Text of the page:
Hall of Fame
Just when you thought it was safe to stop thinking about Roger Clemens, the embattled pitcher has returned.(1)
Roger Clemens, one of baseball's greatest pitchers ever, was acquitted of all charges in a perjury case against him on Monday. The case was something of a disaster for the prosecution. A four-year process by the U.S. attorney's office to charge and try him—twice, after the first trial ended in mistrial due to prosecutor error—was based upon sworn statements Clemens had made to Congress about never having used steroids or human-growth hormone.
“When they choose their methods, they want them to be 'aesthetically pleasing' to them," Parcells told me. "They want to be creative. They want to be the next Bill Walsh. They have computers, they have four, five hundred plays. My teams might have had 60. They have schemes, they have wrinkles. It’s a highly technical world they live in.
“But some of them get on the plane on Sunday night, and they don’t know why they lost. They’re busy saying, ‘Oh, we turned the ball over here, this guy didn’t do that’ … But they neglect the rationale of the complexity of what they’re doing contributing to the demise of the execution, to the point where it’s game-affecting.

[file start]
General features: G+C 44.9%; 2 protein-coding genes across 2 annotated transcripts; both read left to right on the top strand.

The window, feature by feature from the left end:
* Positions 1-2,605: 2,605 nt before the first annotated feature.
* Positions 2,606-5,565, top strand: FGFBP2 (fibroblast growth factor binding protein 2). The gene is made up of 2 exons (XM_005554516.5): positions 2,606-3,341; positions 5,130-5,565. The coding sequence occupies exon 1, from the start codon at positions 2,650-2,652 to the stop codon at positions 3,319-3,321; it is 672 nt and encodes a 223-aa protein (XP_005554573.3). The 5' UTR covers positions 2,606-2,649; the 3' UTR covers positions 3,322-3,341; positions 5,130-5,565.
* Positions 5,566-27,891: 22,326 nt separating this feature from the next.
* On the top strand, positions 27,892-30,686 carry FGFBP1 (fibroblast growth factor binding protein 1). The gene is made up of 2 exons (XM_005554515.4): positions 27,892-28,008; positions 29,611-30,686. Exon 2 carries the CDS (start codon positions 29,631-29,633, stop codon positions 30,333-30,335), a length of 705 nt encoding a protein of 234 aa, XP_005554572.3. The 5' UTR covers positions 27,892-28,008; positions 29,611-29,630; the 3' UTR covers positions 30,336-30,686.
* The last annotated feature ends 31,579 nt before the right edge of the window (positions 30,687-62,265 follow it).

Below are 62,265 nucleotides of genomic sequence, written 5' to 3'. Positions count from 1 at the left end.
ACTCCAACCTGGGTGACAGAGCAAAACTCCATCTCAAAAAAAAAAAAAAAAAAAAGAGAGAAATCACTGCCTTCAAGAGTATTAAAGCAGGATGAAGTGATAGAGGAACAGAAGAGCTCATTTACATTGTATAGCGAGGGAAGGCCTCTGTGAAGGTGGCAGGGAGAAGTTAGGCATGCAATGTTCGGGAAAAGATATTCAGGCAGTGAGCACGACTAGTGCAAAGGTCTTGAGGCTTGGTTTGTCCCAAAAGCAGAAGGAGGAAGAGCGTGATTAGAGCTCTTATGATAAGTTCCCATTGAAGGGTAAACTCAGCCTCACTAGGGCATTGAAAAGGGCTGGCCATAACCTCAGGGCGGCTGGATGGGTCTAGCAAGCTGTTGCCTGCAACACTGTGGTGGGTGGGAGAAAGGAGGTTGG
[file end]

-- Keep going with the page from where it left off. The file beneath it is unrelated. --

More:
When it comes to the Hall of Fame potential of New York Yankees of recent vintage, the dividing line between the ones who are likely to make it to Cooperstown and the ones who aren’t is generally pretty apparent.
Players like Derek Jeter, Mariano Rivera and Alex Rodriguez should reach the 75 percent of ballots filled out by members of the Baseball Writers Association of America on their first try. Only Rodriguez could face any opposition among this group, thanks to his steroid-infused past.
With the results of the voting for baseball's Hall of Fame about to be revealed, plenty of players with New York ties will learn if they will receive the honor of induction, the purgatory of being held over on the ballot for another year, or the indignity of getting kicked off altogether.